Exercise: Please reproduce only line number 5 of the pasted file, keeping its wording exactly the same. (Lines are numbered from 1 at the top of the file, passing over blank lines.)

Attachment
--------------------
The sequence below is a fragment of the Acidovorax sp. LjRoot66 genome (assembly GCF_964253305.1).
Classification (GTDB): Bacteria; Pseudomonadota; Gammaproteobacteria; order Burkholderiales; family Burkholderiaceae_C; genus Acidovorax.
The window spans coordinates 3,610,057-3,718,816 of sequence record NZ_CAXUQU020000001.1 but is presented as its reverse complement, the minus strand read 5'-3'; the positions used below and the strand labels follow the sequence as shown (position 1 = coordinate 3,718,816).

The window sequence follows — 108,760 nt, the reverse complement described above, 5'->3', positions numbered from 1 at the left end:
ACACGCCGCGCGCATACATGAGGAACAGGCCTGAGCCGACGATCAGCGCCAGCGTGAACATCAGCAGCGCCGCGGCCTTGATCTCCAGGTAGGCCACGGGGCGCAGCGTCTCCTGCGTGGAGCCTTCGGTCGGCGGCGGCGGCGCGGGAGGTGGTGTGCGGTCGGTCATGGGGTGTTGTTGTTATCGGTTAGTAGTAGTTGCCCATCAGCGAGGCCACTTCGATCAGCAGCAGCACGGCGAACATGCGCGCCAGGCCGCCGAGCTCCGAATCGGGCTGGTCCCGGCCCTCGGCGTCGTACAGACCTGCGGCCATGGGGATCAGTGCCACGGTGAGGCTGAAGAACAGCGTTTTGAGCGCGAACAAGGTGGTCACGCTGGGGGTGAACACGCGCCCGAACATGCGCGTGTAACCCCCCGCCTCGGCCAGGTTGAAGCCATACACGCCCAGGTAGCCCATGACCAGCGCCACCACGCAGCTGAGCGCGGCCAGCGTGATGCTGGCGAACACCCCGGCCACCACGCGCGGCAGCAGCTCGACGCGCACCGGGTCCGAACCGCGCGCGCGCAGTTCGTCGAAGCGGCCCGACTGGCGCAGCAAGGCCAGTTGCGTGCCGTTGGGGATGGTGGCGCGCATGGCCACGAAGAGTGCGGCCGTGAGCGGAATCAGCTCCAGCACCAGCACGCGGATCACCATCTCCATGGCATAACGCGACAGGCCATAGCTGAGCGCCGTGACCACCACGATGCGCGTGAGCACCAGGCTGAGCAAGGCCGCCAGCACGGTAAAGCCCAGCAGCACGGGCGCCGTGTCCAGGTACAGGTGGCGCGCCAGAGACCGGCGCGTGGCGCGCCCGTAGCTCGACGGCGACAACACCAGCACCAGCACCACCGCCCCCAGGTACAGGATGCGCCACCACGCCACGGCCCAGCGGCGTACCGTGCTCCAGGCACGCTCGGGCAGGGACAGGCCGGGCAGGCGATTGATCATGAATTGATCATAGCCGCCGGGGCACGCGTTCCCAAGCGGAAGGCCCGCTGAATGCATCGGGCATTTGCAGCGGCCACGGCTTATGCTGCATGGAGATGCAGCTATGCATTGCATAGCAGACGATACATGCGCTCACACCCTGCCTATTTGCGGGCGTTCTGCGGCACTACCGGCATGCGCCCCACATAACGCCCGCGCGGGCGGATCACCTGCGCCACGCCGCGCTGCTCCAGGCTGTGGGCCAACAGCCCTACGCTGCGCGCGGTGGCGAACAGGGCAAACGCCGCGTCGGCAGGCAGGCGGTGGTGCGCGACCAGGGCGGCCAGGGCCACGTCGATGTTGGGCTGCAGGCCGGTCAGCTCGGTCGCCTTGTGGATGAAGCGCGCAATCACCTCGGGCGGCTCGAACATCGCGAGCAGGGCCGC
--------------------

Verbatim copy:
ACACGCCGCGCGCATACATGAGGAACAGGCCTGAGCCGACGATCAGCGCCAGCGTGAACATCAGCAGCGCCGCGGCCTTGATCTCCAGGTAGGCCACGGGGCGCAGCGTCTCCTGCGTGGAGCCTTCGGTCGGCGGCGGCGGCGCGGGAGGTGGTGTGCGGTCGGTCATGGGGTGTTGTTGTTATCGGTTAGTAGTAGTTGCCCATCAGCGAGGCCACTTCGATCAGCAGCAGCACGGCGAACATGCGCGCCAGGCCGCCGAGCTCCGAATCGGGCTGGTCCCGGCCCTCGGCGTCGTACAGACCTGCGGCCATGGGGATCAGTGCCACGGTGAGGCTGAAGAACAGCGTTTTGAGCGCGAACAAGGTGGTCACGCTGGGGGTGAACACGCGCCCGAACATGCGCGTGTAACCCCCCGCCTCGGCCAGGTTGAAGCCATACACGCCCAGGTAGCCCATGACCAGCGCCACCACGCAGCTGAGCGCGGCCAGCGTGATGCTGGCGAACACCCCGGCCACCACGCGCGGCAGCAGCTCGACGCGCACCGGGTCCGAACCGCGCGCGCGCAGTTCGTCGAAGCGGCCCGACTGGCGCAGCAAGGCCAGTTGCGTGCCGTTGGGGATGGTGGCGCGCATGGCCACGAAGAGTGCGGCCGTGAGCGGAATCAGCTCCAGCACCAGCACGCGGATCACCATCTCCATGGCATAACGCGACAGGCCATAGCTGAGCGCCGTGACCACCACGATGCGCGTGAGCACCAGGCTGAGCAAGGCCGCCAGCACGGTAAAGCCCAGCAGCACGGGCGCCGTGTCCAGGTACAGGTGGCGCGCCAGAGACCGGCGCGTGGCGCGCCCGTAGCTCGACGGCGACAACACCAGCACCAGCACCACCGCCCCCAGGTACAGGATGCGCCACCACGCCACGGCCCAGCGGCGTACCGTGCTCCAGGCACGCTCGGGCAGGGACAGGCCGGGCAGGCGATTGATCATGAATTGATCATAGCCGCCGGGGCACGCGTTCCCAAGCGGAAGGCCCGCTGAATGCATCGGGCATTTGCAGCGGCCACGGCTTATGCTGCATGGAGATGCAGCTATGCATTGCATAGCAGACGATACATGCGCTCACACCCTGCCTATTTGCGGGCGTTCTGCGGCACTACCGGCATGCGCCCCACATAACGCCCGCGCGGGCGGATCACCTGCGCCACGCCGCGCTGCTCCAGGCTGTGGGCCAACAGCCCTACGCTGCGCGCGGTGGCGAACAGGGCAAACGCCGCGTCGGCAGGCAGGCGGTGGTGCGCGACCAGGGCGGCCAGGGCCACGTCGATGTTGGGCTGCAGGCCGGTCAGCTCGGTCGCCTTGTGGATGAAGCGCGCAATCACCTCGGGCGGCTCGAACATCGCGAGCAGGGCCGC